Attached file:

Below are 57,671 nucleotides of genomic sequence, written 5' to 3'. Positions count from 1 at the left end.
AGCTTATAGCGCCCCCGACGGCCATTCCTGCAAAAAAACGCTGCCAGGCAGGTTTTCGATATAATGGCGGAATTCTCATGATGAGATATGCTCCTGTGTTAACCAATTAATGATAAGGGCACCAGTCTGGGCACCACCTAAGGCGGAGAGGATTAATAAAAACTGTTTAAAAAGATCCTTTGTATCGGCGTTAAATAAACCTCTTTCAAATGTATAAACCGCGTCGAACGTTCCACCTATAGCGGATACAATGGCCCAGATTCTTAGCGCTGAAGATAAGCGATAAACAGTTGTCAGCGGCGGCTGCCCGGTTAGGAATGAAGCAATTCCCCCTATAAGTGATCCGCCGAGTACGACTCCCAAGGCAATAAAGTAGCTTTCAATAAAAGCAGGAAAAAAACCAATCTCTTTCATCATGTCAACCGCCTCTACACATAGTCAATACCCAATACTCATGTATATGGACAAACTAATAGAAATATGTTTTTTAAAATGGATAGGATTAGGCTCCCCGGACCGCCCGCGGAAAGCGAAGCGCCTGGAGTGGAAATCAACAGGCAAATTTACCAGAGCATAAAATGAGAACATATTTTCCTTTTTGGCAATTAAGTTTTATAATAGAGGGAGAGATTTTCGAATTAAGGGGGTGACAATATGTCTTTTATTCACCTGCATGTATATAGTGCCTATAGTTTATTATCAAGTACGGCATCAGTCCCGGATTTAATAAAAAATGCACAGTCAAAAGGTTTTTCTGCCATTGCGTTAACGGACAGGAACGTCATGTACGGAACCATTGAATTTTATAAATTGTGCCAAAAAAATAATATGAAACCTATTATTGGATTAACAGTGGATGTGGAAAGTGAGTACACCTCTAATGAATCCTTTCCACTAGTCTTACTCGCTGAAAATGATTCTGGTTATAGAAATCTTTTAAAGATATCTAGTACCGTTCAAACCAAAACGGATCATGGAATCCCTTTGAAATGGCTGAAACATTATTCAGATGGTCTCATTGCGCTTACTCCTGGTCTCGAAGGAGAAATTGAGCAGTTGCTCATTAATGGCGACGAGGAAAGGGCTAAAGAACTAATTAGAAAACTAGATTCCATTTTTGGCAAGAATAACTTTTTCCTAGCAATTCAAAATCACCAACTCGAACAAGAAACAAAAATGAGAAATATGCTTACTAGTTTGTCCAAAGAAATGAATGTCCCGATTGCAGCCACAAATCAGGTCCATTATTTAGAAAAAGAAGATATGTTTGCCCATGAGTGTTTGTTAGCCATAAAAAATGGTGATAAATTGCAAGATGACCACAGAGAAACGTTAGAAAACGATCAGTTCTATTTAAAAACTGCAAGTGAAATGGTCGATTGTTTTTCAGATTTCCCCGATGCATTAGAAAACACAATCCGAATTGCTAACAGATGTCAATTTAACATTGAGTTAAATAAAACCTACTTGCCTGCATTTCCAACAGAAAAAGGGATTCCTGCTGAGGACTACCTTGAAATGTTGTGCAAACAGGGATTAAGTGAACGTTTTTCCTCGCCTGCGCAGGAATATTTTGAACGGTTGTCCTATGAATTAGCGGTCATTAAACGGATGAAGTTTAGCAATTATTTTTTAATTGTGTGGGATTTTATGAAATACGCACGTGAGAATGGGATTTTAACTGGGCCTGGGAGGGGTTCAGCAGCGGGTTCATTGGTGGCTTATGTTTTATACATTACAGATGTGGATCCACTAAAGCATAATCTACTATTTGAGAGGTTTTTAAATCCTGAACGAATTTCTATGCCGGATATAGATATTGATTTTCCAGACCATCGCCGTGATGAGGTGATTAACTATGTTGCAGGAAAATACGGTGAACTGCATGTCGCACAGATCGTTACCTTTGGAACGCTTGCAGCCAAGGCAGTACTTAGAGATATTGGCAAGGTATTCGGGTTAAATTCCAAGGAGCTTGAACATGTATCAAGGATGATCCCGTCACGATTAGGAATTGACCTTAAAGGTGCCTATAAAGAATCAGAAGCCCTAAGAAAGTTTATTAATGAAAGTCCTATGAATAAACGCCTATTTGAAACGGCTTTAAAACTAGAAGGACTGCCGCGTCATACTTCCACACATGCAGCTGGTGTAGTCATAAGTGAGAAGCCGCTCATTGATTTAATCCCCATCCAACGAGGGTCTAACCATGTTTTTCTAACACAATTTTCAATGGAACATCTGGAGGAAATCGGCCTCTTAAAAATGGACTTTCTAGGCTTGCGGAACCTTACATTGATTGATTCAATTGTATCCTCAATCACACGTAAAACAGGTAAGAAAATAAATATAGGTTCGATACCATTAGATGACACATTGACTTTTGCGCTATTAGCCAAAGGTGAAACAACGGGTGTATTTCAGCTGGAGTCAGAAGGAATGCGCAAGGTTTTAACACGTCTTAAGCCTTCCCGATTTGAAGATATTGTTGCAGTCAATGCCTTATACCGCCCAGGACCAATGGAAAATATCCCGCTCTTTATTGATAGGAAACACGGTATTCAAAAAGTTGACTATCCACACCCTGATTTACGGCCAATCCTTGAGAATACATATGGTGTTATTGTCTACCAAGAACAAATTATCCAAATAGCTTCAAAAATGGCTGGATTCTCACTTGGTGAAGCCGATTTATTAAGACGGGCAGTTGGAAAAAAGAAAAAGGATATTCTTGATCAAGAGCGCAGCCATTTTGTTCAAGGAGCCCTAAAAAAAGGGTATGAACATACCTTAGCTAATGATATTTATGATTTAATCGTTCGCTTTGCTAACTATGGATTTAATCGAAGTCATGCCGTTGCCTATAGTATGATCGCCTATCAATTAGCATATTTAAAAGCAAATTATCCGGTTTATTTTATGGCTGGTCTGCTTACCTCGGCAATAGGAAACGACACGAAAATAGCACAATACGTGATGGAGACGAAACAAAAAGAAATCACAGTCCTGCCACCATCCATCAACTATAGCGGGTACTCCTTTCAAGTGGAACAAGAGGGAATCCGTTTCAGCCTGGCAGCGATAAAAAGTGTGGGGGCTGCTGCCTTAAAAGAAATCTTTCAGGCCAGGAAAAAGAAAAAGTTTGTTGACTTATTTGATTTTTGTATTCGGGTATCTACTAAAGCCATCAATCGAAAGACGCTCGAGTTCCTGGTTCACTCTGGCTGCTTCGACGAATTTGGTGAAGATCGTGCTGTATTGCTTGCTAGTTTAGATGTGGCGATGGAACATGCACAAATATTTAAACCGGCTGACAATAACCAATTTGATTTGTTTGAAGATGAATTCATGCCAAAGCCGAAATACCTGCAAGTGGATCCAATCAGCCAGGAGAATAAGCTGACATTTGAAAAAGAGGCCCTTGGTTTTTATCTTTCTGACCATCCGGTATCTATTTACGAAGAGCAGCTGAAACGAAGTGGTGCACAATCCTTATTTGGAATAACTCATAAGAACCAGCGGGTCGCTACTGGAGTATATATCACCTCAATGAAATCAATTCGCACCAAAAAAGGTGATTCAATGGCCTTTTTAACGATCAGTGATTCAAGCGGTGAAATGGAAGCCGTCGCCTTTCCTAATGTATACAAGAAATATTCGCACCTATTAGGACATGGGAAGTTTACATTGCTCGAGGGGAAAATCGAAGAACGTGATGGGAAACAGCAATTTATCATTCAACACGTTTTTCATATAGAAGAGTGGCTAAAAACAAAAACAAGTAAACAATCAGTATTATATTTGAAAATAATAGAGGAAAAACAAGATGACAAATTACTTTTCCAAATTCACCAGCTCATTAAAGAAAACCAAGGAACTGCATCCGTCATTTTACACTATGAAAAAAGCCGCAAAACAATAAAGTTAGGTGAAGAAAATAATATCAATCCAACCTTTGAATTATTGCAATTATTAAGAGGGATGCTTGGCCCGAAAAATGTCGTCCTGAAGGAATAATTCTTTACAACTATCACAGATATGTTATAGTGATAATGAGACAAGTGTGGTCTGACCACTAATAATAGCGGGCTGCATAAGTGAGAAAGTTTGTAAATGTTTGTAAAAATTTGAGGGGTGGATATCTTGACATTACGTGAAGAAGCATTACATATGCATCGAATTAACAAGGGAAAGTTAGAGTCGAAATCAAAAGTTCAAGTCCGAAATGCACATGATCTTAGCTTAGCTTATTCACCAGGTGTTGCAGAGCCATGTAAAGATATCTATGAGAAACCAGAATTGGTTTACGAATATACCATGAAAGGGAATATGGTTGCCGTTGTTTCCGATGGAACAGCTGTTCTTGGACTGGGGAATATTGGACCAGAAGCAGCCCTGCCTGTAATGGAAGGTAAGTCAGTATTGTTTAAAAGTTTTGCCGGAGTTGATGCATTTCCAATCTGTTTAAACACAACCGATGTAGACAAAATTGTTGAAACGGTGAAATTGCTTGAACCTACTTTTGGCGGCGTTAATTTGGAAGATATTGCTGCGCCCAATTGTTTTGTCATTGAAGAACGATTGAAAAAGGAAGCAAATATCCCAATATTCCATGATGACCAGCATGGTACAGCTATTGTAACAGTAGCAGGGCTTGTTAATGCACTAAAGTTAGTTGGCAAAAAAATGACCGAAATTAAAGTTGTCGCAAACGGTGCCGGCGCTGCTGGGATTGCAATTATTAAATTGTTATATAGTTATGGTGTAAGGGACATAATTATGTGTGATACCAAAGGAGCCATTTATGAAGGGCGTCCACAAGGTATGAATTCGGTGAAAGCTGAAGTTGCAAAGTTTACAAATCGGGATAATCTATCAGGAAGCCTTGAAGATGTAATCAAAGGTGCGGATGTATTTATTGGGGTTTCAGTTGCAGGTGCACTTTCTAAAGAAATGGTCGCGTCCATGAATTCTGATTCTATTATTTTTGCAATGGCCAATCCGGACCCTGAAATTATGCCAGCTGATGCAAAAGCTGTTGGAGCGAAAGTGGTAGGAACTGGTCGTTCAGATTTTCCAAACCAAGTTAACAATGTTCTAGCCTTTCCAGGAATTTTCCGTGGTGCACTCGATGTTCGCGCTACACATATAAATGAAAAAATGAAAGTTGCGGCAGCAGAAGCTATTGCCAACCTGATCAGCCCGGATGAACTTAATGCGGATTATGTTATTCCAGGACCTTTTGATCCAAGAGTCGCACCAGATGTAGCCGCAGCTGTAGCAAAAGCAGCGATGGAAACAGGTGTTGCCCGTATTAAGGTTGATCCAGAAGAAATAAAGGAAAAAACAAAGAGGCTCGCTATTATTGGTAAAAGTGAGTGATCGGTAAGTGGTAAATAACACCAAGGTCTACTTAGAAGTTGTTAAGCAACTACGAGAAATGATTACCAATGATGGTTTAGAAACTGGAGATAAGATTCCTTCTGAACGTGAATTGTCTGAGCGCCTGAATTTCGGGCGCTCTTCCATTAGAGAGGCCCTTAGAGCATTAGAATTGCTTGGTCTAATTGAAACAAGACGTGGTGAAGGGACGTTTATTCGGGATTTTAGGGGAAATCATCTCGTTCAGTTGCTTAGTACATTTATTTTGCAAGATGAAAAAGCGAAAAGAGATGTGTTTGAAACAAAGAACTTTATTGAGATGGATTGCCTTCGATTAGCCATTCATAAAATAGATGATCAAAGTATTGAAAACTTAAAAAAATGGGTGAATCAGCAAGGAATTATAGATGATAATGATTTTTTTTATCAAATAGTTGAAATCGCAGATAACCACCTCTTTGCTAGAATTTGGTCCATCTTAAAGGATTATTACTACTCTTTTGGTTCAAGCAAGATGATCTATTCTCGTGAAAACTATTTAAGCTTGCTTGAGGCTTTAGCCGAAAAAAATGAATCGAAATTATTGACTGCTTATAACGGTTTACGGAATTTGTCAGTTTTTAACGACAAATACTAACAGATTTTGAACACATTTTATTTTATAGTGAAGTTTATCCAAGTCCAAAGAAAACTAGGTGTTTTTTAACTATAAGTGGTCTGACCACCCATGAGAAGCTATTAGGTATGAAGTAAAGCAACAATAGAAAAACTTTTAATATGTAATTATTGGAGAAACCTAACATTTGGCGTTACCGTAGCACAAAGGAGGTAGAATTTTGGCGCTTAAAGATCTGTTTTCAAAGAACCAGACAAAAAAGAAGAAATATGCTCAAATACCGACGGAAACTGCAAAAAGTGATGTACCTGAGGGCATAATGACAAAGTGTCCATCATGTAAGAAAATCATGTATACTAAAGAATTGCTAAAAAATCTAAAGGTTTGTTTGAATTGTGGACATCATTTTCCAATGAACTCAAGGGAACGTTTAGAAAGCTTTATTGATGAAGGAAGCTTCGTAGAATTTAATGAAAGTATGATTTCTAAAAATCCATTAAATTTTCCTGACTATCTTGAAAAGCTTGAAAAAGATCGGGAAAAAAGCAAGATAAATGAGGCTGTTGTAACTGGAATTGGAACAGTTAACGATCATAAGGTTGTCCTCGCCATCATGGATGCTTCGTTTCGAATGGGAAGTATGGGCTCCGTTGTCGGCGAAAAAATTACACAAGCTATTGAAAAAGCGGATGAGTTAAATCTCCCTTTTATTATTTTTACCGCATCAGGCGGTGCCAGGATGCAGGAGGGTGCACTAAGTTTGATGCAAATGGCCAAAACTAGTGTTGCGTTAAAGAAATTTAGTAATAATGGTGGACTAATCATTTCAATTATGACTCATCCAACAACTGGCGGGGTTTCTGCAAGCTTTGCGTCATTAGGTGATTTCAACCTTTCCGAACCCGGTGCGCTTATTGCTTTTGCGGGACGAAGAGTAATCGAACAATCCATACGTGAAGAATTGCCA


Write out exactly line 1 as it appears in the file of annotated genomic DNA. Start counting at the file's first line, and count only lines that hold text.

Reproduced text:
Below are 57,671 nucleotides of genomic sequence, written 5' to 3'. Positions count from 1 at the left end.